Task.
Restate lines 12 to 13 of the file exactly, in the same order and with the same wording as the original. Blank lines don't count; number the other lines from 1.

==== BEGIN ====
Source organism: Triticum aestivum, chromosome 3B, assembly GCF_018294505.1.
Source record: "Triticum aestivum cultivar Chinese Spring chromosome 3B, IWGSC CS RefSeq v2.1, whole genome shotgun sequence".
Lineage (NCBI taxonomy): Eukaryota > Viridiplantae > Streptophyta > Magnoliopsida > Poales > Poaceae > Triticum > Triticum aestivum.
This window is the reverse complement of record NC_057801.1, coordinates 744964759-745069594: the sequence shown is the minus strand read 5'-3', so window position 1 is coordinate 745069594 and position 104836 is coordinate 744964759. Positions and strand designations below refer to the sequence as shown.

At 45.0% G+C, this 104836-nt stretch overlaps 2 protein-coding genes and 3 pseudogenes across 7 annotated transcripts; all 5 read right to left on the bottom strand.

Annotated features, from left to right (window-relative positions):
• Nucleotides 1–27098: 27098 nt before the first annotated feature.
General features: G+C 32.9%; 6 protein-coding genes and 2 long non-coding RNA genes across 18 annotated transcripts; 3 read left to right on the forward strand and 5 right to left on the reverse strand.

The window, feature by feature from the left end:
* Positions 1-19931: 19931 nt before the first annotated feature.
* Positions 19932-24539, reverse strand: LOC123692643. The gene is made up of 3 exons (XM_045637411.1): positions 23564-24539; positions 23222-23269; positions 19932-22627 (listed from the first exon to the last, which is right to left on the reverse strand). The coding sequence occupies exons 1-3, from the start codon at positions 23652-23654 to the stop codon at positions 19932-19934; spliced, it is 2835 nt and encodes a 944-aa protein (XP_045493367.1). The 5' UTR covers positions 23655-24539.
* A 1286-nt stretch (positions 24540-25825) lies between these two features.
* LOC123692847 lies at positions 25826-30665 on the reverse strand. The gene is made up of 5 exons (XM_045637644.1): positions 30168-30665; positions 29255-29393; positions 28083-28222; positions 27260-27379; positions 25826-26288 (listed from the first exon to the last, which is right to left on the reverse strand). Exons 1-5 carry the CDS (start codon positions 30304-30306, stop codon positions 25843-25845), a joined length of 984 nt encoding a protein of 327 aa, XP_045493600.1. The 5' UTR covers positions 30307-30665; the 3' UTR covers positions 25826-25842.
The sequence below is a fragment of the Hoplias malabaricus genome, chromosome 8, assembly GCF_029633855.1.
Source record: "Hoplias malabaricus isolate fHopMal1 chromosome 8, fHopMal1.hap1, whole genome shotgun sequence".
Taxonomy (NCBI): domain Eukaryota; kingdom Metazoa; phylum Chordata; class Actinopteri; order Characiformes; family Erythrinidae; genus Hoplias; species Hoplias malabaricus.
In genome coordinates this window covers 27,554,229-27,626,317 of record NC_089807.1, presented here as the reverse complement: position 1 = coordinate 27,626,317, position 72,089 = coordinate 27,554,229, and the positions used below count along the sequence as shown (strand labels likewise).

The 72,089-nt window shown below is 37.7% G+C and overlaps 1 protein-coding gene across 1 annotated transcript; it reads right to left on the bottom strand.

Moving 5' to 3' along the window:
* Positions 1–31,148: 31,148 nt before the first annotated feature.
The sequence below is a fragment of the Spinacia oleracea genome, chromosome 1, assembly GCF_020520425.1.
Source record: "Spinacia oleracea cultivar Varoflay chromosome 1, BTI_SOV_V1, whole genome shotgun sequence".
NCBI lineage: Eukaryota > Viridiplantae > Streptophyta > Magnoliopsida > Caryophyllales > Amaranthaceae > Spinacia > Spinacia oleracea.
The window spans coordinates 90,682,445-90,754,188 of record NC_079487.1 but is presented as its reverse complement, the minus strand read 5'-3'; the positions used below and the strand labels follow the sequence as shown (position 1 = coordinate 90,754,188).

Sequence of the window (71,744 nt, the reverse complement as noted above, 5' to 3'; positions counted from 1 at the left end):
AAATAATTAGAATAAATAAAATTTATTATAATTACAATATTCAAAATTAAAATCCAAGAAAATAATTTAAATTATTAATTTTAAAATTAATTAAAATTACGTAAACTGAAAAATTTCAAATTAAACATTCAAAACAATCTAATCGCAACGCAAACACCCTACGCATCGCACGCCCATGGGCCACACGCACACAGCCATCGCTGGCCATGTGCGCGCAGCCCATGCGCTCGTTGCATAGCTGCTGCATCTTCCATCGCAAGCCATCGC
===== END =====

* A 1286-nt stretch (positions 24540-25825) lies between these two features.
* LOC123692847 lies at positions 25826-30665 on the reverse strand. The gene is made up of 5 exons (XM_045637644.1): positions 30168-30665; positions 29255-29393; positions 28083-28222; positions 27260-27379; positions 25826-26288 (listed from the first exon to the last, which is right to left on the reverse strand). Exons 1-5 carry the CDS (start codon positions 30304-30306, stop codon positions 25843-25845), a joined length of 984 nt encoding a protein of 327 aa, XP_045493600.1. The 5' UTR covers positions 30307-30665; the 3' UTR covers positions 25826-25842.